Saturn-like rings around the Sun stopped our planet becoming ‘super-Earth’, new study suggests

Super-Earths are massive rocky planets seen around at least 30 per cent of sun-like stars in the galaxy

Adam Smith
Wednesday 12 January 2022 16:58
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The Sun had rings of dust and gas similar to Saturn that may have played a vital role in the formation of the Earth, a new study suggests.

“In the solar system, something happened to prevent the Earth from growing to become a much larger type of terrestrial planet called a super-Earth ,” Rice University astrophysicist André Izidoro, said.

Super-Earths are massive rocky planets seen around at least 30 per cent of Sun-like stars in the galaxy.

Using a supercomputer to simulate the formation of the solar system, the model produced rings around the Sun like those seen around young stars.

The model assumes that three bands of high pressure arose within the young Sun’s disk of gas and dust – dubbed “pressure bumps” – that have also been observed in ringed stellar disks around distant stars.

“If super-Earths are super-common, why don’t we have one in the solar system?” Izidoro said. “We propose that pressure bumps produced disconnected reservoirs of disk material in the inner and outer solar system and regulated how much material was available to grow planets in the inner solar system.”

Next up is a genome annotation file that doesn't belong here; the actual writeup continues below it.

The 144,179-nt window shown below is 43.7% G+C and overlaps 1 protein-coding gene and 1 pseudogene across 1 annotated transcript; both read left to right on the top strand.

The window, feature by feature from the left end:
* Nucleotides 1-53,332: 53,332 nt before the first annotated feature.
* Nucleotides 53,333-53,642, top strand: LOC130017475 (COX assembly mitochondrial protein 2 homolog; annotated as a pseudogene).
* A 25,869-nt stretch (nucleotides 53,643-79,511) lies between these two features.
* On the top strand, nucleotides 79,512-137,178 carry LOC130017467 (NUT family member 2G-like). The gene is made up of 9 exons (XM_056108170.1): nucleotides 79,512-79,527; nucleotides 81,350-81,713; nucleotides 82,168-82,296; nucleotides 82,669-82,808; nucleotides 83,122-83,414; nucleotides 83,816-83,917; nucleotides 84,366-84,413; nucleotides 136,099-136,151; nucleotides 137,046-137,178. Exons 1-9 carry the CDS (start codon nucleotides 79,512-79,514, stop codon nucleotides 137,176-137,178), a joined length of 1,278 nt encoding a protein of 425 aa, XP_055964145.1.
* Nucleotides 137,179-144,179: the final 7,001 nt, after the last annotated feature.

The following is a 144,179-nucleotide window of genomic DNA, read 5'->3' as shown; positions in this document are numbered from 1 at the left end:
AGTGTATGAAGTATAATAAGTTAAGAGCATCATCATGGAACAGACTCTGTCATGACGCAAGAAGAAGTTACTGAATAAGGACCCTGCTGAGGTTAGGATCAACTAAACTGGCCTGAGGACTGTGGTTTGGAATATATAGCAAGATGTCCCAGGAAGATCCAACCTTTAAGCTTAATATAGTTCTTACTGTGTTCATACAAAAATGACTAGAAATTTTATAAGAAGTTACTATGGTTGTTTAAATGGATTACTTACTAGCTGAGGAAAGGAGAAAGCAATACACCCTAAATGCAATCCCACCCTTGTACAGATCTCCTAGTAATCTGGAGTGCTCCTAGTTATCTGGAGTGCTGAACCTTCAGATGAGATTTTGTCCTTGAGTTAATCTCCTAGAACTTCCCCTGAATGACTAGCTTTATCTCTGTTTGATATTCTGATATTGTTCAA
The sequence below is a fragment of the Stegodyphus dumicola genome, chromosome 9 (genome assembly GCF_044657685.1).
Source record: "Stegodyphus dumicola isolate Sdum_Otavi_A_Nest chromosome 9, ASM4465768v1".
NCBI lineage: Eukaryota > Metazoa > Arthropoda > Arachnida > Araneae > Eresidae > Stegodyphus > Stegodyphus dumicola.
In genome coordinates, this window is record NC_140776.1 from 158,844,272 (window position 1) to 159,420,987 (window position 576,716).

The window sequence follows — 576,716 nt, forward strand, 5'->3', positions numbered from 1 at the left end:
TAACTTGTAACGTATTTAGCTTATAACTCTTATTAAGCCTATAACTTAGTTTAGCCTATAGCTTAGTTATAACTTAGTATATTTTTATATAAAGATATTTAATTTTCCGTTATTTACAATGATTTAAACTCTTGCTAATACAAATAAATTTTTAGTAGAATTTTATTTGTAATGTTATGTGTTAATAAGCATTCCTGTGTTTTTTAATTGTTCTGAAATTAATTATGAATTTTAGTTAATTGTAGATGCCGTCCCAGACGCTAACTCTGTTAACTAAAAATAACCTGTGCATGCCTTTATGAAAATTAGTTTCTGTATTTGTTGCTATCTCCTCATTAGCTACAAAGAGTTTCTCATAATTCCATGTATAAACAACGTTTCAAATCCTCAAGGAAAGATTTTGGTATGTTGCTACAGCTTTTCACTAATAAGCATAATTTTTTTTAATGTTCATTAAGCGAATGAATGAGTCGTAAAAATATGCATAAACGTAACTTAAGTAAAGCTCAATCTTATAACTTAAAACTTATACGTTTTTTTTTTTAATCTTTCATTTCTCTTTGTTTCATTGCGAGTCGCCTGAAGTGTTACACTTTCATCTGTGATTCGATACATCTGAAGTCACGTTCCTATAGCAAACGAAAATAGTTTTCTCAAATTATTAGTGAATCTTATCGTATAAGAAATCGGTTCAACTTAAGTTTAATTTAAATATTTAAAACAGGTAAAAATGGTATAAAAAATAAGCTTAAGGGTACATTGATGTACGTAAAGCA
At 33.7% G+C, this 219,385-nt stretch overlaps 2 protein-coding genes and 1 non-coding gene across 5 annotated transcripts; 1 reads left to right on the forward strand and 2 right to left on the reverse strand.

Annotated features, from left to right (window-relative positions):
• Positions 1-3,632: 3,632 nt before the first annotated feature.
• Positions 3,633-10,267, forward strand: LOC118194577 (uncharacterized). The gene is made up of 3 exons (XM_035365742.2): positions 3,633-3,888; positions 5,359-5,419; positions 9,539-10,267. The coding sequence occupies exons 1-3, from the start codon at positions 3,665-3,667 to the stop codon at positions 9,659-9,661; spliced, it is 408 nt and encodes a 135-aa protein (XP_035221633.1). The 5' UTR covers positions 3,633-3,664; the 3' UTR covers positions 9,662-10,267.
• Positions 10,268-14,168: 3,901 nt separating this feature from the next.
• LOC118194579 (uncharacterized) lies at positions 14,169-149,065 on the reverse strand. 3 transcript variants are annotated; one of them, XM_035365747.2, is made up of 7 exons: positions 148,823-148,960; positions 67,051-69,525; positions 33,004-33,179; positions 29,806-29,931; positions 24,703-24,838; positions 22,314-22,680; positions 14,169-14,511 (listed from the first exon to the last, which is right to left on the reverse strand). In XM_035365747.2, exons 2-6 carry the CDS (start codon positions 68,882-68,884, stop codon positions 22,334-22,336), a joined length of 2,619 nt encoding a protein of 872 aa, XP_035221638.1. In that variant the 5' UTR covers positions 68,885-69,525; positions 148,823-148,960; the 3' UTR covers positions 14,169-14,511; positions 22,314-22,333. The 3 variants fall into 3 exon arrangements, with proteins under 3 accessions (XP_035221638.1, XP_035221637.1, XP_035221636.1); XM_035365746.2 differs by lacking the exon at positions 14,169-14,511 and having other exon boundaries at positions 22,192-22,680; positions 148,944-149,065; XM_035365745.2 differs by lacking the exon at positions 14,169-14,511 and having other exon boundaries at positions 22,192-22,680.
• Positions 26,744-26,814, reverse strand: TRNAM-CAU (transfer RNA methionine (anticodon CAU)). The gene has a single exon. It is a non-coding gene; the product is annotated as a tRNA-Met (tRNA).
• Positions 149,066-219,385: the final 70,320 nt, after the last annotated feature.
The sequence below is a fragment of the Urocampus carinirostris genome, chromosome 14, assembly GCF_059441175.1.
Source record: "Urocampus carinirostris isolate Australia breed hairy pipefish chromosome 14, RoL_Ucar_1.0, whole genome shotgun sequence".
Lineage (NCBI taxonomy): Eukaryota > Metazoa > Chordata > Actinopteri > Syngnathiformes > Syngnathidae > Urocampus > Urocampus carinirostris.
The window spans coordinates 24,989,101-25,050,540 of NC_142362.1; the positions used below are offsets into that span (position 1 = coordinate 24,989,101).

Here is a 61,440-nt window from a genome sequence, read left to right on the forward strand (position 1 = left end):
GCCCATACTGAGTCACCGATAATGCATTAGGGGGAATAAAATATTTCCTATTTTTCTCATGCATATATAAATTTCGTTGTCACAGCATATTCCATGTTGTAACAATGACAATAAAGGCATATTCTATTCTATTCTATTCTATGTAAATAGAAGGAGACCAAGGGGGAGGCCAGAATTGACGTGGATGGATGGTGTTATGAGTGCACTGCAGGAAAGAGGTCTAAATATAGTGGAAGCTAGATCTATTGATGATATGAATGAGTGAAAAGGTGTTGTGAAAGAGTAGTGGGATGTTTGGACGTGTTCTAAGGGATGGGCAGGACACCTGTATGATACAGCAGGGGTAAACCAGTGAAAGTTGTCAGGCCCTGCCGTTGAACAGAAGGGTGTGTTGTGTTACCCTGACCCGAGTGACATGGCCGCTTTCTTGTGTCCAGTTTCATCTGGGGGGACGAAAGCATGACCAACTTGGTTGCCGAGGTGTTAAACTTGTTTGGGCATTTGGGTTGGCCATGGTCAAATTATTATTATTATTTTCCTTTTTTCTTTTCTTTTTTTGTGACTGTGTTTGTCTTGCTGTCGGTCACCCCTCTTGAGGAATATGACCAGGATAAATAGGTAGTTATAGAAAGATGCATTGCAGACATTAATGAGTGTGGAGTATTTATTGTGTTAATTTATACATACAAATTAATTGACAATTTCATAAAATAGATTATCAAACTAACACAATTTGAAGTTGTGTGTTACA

Scientists have thought for decades that gas and dust in disks gradually became less dense, but computer simulations told a different story – that planets are unlikely to form in smooth-disk scenarios.

“In a smooth disk, all solid particles — dust grains or boulders — should be drawn inward very quickly and lost in the star,” said astronomer and study co-author Andrea Isella , an associate professor of physics and astronomy at Rice. “One needs something to stop them in order to give them time to grow into planets.”

When particles move faster than the gas around them, they “feel a headwind and drift very quickly toward the star,” Izidoro said.

The study’s model assumed pressure bumps formed in the early solar system at three places.

“It’s just a function of distance from the star, because temperature is going up as you get closer to the star,” said geochemist and study co-author Rajdeep Dasgupta , the Maurice Ewing Professor of Earth Systems Science at Rice. “The point where the temperature is high enough for ice to be vaporized, for example, is a sublimation line we call the snow line .”

At the silicate line, the basic ingredient of sand and glass, silicon dioxide, became vapor. This produced the Sun’s nearest ring, where Mercury, Venus, Earth and Mars would later form.

The middle ring appeared at the snow line, and the farthest ring at the carbon monoxide line.

Izidoro said the delayed appearance of the sun’s middle ring in some simulations led to the formation of super-Earths, which points to the importance of pressure-bump timing.

“By the time the pressure bump formed in those cases, a lot of mass had already invaded the inner system and was available to make super-Earths,” he said. “So the time when this middle pressure bump formed might be a key aspect of the solar system.”

The study was published online in Nature Astronomy,

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